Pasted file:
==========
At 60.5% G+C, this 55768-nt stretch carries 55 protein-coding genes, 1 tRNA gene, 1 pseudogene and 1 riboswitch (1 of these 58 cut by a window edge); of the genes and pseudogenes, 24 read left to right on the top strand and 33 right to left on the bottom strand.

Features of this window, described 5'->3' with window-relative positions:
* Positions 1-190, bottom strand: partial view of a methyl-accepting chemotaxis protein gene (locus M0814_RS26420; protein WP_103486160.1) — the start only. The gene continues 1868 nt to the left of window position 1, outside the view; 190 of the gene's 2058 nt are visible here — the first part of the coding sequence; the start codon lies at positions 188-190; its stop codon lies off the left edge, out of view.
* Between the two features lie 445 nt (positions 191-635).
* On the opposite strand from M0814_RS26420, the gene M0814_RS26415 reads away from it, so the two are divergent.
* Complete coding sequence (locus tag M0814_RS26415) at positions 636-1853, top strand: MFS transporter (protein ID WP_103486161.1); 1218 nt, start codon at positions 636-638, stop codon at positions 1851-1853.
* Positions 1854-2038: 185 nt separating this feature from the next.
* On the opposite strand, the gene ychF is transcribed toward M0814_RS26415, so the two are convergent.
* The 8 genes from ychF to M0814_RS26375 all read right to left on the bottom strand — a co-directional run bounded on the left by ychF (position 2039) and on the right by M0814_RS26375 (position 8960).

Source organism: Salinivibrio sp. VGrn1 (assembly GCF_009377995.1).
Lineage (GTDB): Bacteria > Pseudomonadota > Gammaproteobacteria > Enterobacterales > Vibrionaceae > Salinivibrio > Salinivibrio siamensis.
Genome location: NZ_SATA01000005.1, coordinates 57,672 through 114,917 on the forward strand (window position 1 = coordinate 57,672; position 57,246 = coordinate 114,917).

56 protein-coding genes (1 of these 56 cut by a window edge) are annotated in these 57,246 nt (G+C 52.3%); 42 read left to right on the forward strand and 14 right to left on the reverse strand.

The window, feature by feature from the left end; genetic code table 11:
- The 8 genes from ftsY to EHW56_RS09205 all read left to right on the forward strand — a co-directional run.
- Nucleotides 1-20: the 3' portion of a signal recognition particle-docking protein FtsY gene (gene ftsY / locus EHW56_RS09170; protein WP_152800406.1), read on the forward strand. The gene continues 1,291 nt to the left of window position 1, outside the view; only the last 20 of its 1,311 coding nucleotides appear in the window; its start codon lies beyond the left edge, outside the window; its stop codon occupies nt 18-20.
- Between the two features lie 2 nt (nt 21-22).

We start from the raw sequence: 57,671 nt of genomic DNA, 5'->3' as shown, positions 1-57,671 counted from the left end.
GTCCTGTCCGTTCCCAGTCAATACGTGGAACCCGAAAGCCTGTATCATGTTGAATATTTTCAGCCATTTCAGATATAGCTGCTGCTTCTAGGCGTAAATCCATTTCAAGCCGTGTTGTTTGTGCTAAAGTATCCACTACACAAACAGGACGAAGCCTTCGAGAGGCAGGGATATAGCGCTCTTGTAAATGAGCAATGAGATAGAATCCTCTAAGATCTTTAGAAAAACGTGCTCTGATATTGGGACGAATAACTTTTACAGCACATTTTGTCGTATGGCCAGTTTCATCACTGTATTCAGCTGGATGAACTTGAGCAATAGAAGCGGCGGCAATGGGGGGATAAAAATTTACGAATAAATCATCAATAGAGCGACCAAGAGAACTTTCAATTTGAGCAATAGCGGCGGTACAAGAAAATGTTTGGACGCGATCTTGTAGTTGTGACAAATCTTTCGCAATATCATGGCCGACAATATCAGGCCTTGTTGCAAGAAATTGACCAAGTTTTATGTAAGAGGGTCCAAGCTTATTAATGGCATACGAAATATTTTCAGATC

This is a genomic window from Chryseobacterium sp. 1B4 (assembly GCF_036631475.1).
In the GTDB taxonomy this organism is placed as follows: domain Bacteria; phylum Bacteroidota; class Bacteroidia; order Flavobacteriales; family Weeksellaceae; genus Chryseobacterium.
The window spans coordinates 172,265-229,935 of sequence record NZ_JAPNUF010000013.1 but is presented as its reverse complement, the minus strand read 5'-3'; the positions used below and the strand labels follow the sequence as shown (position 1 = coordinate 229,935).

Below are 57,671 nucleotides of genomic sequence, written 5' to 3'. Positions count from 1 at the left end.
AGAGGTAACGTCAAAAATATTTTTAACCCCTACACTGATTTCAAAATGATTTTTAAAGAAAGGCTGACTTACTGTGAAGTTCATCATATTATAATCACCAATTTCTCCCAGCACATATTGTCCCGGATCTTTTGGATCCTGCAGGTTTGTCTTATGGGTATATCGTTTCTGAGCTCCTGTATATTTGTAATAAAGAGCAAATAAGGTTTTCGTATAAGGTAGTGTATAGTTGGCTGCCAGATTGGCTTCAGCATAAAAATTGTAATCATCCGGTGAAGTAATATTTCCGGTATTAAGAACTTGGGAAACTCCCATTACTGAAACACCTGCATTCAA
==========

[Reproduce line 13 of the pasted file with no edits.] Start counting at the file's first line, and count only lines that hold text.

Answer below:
56 protein-coding genes (1 of these 56 cut by a window edge) are annotated in these 57,246 nt (G+C 52.3%); 42 read left to right on the forward strand and 14 right to left on the reverse strand.